An assortment of shorts featuring those with a flair for nostalgia— and looking at the step forward after looking back. —KE
Vladimir Leschiov | Canada/Latvia 2014 | 8:15
An elderly Japanese man boards a ferry bound for an unknown island. As he looks out over the water, the falling rain triggers a string of memories, including a childhood experience in Fukuoka.
Vladimir Leschiov, a Latvian filmmaker, created the film with a unique animation consisting of black tea and ink on paper and precise, delicately drawn lines. Rainy Days was produced by the National Film Board.
Kore Kara: From Now On
Ivy Yukiko Oldford | Canada, Japan 2013 | 14:35 | Japanese with English subtitles
“Kore kara” is a Japanese phrase used when talking about aspirations and looking ahead to the future. This short film documents kids in post-tsunami Japan, as they look to the future despite the disaster of 2011.
Ivy Yukiko Ishihara Oldford was born in Canada to a Japanese mother and a Canadian father, and raised in both countries. Having produced several short films in Canada, she relocated to Tokyo, where she directed numerous shorts as well as news reports on Japanese topics for TV broadcast. She currently splits her time between Tokyo and Montreal.
Cindy Mochizuki, Emma Hendrix | Canada 2012 | 5:30
A conversation with Lennox Johnston-Yu leads us to an imaginary monster by the name of Kudok. This short is taken from an interdisciplinary performance called Mörkö, directed by James Long.
Cindy Mochizuki is an interdisciplinaryartist with a practice that moves across several forms. Her works often explore the space between the fictional and documentary; integrating the archival and interviews as a common thread within the process of her work.
Emma Hendrix is a sound designer and a media artist. His work is focused on creating environments through sound, investigating the delicate state of equilibrium we have with our sonic environment.
Han Han Li | China/Canada/USA 2013 | 11:00 | Cantonese with English subtitles
This animation-live action hybrid revolves around highly subjective and fragmented memories of lost neighborhoods. Touching upon the problems of gentrification and forced deportation in the old Eastern District of Beijing, the film evokes a soft feeling of melancholia.
Han Han Li revisited her old family home in Beijing recently, and wrote Citrus Paradisi based on a dream she had immediately after Born in Beijing. She is now completing her MFA degree in the School of the Art Institute of Chicago.
The Home Promised
Betty Xie* | Canada 2014 | 20:00 | Mandarin and Taiwanese with English subtitles
When residents in an old neighbourhood face eviction, they struggle to fight for relocation. Through this process, they find a home that they never knew they had. As an emerging filmmaker, Betty Xie believes that extraordinary stories are embedded in the everyday life of ordinary people, and she is on a life-long search for the extraordinary/ordinary.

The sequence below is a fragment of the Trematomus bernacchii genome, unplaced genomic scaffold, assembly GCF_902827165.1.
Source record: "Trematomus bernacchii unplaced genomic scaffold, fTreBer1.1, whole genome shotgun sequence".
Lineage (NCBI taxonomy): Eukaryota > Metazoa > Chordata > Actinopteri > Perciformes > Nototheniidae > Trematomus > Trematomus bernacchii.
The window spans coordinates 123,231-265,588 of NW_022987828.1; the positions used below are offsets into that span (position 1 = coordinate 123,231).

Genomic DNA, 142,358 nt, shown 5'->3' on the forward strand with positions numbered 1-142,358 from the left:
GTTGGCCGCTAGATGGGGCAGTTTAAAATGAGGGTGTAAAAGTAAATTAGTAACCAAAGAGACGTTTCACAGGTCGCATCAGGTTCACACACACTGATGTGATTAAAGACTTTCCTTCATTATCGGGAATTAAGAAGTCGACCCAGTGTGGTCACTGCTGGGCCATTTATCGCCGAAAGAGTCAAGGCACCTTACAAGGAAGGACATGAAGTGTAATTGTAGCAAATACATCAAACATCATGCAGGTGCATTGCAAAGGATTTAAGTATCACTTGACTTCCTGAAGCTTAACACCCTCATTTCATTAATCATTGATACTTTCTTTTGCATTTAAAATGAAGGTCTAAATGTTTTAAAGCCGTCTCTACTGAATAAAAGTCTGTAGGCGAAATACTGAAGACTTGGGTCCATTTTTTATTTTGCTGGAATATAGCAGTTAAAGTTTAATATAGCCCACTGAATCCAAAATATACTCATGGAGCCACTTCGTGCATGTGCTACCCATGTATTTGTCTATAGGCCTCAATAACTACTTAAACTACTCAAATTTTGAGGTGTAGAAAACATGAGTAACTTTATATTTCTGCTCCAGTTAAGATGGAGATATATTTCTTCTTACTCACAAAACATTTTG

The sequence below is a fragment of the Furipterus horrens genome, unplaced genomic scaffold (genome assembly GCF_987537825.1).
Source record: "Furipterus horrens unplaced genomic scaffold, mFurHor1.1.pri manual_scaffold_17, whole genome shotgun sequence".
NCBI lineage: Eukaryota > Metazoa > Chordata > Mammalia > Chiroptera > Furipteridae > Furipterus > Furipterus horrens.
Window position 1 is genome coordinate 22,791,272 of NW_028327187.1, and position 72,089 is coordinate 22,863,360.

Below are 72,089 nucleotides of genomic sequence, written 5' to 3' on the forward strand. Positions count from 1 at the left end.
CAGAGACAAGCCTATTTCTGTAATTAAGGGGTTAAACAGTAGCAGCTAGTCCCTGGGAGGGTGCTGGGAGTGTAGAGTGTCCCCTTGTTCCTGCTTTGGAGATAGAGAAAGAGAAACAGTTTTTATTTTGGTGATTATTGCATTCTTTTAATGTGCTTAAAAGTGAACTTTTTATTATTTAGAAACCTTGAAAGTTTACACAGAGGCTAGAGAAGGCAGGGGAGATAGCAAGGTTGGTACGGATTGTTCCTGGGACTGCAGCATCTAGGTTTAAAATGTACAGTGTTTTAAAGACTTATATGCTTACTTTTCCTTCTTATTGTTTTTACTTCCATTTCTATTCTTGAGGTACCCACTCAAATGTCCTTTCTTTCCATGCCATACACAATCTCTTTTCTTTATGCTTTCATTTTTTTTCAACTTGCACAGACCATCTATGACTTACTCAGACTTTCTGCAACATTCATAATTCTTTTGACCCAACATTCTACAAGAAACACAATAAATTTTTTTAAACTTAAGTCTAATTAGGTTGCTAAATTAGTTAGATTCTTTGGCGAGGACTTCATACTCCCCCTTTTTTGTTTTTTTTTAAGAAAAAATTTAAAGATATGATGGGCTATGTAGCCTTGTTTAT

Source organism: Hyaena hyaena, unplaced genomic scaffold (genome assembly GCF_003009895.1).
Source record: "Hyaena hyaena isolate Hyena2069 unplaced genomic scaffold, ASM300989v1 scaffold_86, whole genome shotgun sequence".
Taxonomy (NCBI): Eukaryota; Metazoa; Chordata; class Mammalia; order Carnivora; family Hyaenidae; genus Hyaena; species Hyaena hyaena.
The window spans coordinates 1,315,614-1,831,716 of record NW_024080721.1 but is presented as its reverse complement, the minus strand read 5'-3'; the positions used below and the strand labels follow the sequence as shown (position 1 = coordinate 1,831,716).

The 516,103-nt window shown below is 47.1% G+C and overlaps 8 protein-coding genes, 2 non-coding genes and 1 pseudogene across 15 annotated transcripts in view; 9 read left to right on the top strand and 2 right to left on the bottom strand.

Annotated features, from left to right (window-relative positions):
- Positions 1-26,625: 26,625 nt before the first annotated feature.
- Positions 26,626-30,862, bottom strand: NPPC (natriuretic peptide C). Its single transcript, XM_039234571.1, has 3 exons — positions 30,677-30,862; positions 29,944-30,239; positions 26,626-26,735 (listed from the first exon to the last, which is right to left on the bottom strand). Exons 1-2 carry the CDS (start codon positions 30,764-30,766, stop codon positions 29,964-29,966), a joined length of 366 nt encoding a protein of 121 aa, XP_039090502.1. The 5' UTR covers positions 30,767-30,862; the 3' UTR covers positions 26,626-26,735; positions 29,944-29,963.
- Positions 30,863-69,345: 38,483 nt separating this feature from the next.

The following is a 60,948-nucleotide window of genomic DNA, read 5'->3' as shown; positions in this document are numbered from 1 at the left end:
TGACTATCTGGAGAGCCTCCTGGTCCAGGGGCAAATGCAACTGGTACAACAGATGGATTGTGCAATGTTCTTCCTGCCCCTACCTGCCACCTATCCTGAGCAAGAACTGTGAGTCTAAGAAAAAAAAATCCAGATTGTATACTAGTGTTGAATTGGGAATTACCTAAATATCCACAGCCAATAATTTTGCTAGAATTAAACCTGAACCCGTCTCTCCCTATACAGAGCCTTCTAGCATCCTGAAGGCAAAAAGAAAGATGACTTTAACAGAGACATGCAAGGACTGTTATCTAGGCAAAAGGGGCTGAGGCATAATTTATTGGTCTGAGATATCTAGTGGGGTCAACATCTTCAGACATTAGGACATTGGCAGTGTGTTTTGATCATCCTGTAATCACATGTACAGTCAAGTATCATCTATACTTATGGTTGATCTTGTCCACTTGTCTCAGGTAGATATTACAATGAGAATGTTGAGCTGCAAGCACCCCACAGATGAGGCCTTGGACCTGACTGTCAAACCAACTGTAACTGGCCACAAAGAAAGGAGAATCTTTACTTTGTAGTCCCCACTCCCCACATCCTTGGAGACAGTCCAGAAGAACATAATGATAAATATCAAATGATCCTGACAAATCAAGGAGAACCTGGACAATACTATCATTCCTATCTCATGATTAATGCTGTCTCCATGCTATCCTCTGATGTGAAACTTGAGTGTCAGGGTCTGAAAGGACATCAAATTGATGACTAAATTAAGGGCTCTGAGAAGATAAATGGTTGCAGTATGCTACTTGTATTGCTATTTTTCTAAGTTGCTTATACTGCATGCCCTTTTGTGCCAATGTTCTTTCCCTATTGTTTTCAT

100 Crushes: The Tie
Elisha Lim* | Canada 2014 | 2:00
A father’s gift makes his transgendered child feel loved. “There was such a lifetime of words that I wanted to say to my dad. Instead I just kept saying ‘Thank you’.”
Elisha Lim successfully advocated for Canadian gay media to adopt the gender neutral pronoun ‘they.’ Lim was awarded Best Emerging Director at the 2014 Inside Out Film Festival.
Tears of Inge
Alisi Telengut* | Canada 2013 | 4:21 | Mongolian with English subtitles
Based on a Mongolian nomadic story, the animation takes place after a camel mother abandons her child.
Alisi Telengut used oil pastels on a single ark of paper to make this stopmotion animation. The film also features the singing of her grandmother. Alisi’s works have been culturally engaged and focused on Central Asian nomadic minorities.
1967: A People Kind of Place
Jacqueline Hoang Nguyen* | Canada 2012 | 20:00
The small community of St. Paul, located 300 km north east of Edmonton, inaugurated the world’s first UFO Landing Pad on June 3, 1967, as a symbolic welcome to the whole world and inter-galactic beings to Canada.
Jacqueline Hoang Nguyen is this year’s Canadian Artist Spotlight. This film inspired her to pursue the Making of an Archive Project, currently ongoing throughout the festival. Coupling science fiction and identity politics, the film’s focus revolves around the intersection of the notion of hospitality, diversity, and the implementation of Canada’s radical immigration policy that occurred in the same year and posited the country as the pioneer in multiculturalism.
A Story of Elusive Snow
Minha Park | USA 2013 | 14:33 | Korean with English subtitles
This is a story of a woman who is looking for the snow that remind her of her motherland South Korea in Los Angeles. A personal essay film about artificial snow playfully explores our desire for illusion and magic.
Minha Park is a media artist and filmmaker who lives and works in Los Angeles and Seoul. Her works are mainly presented in screenings and installations. Her recent interest is how cultural, social, and political context affects one’s way of seeing.
*Directors in attendance